There have been rare chaotic scenes in the French parliament as President Emmanuel Macron used special powers to push through an unpopular pensions bill which aims to raise the retirement age from 62 to 64.
Boos and chants from opposition politicians were heard in the national assembly (the lower house) as left-wing MPs sung lines from the national anthem in reaction to the news that the legislation could pass without the need for a vote.
The move by the government has also sparked fierce reaction by the public. Around 7,000 people demonstrated against the proposed pension changes in an unplanned rally on the Place de la Concorde in Paris – across the river Seine from the assembly.
Police fired tear gas and used a water cannon to disperse protesters, while officers who charged groups of demonstrators had cobble stones thrown at them, according to a Reuters reporter.
One police officer was helped by colleagues after appearing to be injured and falling to the ground.
The decision to invoke the special power – article 49.3 – was made during a cabinet meeting at the presidential palace, just minutes before the scheduled vote, as Mr Macron had no guarantee of securing a majority in the assembly.
He argued the reforms were essential to ensure the pension system does not go bust, as the age and life expectancy of the population increases.
But the move is expected to trigger motions of no-confidence in his government.
Earlier on Thursday, the senate (upper house) adopted the bill by 193 votes to 114, a tally that was largely expected since the conservative majority there backs the reforms.
As the prime minister, Elisabeth Borne, tried to formally announce the special procedure in the assembly, some left-wing politicians held up placards reading “no to 64 years”, while far-right leader Marine Le Pen called for her to resign.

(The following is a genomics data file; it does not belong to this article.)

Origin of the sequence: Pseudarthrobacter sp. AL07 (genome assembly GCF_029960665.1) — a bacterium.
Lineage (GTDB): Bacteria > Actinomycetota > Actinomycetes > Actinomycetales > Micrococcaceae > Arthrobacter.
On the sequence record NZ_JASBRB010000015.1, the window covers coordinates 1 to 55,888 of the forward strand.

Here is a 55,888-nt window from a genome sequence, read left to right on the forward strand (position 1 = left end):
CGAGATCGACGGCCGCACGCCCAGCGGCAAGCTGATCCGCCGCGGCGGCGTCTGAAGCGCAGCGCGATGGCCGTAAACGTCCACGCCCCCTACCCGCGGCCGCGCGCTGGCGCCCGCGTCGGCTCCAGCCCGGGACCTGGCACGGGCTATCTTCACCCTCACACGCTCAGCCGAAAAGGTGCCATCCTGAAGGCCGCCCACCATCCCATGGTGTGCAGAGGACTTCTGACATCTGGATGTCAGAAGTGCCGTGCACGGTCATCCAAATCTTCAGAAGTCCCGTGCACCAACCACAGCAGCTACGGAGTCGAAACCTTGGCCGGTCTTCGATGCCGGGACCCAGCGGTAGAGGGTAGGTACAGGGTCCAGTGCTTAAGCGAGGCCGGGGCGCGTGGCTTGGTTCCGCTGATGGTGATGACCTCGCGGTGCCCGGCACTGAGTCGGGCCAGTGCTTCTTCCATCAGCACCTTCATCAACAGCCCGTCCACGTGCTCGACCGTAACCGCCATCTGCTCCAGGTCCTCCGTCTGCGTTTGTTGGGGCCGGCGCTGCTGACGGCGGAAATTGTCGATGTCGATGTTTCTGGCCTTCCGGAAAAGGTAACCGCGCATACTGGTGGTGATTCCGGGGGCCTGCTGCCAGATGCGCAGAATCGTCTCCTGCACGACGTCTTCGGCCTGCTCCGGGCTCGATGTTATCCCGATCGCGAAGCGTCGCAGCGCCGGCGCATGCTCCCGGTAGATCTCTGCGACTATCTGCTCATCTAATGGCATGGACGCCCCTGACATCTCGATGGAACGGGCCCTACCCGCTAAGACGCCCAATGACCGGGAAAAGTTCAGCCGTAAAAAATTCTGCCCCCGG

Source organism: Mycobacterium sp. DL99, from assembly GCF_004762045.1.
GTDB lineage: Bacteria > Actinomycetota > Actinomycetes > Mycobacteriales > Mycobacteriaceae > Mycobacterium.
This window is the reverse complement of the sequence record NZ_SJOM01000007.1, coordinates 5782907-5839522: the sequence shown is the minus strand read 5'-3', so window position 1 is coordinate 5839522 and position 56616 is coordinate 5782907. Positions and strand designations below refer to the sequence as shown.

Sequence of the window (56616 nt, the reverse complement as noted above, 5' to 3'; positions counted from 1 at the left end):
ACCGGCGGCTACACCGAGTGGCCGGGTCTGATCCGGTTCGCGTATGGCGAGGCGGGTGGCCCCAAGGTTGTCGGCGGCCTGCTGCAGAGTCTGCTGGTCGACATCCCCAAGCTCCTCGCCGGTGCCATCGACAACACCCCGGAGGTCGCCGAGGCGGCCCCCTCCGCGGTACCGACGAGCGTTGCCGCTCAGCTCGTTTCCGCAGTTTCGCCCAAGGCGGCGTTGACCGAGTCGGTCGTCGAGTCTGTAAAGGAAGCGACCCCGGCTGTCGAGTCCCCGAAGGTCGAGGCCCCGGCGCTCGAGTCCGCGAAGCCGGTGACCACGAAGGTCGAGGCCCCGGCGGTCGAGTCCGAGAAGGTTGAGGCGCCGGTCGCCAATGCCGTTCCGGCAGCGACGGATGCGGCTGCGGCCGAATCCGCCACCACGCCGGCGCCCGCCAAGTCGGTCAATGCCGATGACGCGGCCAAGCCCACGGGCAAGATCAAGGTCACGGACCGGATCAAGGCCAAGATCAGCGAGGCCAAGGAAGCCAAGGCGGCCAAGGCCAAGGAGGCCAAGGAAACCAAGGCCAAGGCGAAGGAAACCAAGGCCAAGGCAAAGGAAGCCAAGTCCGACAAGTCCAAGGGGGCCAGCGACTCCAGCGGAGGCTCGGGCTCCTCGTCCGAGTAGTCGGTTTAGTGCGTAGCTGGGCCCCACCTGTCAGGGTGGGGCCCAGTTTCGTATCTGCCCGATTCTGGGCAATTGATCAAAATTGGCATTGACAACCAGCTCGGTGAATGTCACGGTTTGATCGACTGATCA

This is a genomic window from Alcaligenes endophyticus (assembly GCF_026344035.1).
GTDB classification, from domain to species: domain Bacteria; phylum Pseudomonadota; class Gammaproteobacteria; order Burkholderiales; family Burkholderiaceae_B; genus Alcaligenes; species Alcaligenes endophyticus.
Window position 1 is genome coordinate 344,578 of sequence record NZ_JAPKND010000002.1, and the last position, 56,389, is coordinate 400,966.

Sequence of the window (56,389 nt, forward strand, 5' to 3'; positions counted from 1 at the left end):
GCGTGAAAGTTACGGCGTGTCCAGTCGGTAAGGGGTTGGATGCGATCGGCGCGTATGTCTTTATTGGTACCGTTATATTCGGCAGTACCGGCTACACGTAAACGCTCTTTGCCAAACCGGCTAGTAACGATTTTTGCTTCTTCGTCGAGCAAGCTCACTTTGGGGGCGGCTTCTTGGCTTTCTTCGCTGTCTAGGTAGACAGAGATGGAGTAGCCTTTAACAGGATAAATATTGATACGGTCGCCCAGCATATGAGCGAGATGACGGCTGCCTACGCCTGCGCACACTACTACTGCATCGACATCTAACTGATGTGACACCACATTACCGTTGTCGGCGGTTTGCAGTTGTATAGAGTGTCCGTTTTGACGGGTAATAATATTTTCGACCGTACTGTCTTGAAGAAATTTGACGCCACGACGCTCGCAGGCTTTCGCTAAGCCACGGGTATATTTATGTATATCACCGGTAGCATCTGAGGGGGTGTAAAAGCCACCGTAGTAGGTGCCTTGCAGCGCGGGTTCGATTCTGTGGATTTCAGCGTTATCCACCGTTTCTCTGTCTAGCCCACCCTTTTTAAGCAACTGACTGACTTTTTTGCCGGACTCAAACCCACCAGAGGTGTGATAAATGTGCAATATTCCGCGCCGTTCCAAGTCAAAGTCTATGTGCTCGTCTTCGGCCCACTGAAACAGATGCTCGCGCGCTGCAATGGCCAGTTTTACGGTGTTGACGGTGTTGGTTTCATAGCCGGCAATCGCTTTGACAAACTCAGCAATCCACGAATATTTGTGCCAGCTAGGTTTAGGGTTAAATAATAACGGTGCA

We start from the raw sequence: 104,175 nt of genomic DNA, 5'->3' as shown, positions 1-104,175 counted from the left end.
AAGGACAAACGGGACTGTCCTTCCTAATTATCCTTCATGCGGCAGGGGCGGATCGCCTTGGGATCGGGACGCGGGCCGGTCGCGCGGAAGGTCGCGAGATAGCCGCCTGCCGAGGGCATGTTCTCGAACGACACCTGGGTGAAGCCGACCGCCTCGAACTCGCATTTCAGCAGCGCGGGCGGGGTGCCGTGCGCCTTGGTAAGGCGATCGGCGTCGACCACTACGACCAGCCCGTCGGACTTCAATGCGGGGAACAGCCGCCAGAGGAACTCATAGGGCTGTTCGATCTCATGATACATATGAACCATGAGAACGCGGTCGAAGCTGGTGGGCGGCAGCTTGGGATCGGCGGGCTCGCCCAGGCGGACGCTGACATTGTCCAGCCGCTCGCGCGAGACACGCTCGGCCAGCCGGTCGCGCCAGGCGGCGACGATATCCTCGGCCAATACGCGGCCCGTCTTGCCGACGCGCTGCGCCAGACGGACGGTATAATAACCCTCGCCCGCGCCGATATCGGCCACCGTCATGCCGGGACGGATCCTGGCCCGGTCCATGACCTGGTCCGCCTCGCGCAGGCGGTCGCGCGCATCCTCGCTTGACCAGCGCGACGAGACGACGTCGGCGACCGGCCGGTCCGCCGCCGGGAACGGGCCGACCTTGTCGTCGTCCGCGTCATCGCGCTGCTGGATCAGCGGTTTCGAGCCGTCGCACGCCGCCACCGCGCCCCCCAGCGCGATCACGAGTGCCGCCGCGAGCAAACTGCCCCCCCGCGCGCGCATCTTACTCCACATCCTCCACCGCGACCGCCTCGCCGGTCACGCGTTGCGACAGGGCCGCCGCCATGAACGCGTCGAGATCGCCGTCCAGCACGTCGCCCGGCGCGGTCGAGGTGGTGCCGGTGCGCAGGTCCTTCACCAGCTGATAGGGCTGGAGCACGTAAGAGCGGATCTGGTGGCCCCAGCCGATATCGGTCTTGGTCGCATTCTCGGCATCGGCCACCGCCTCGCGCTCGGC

Other opposition politicians emerged from parliament to demand the government steps down.
The disruption led to the speaker briefly delaying the parliamentary session to try and restore order.
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The move was called “a spectacular failure” by Jean-Luc Melenchon, the leader of left-wing party France Insoumise (France Unbowed).
“This bill has no parliamentary legitimacy, no legitimacy from the street,” he said at a protest outside parliament.
Opinion polls show a vast majority of voters oppose the pension reforms, as do trade unions, who argue that there are other ways to balance the pension system account.
Socialist Party leader, Olivier Faure, earlier said the bill could unleash “uncontrollable anger” following weeks of rolling strikes and protests that have affected power production, blocked some shipments from refineries, and seen litter pile up on Paris streets.
For a no-confidence motion to be adopted, it needs to be approved by at least half the seats in the lower house – that is currently 287.
If such a motion was successful, the government would have to resign.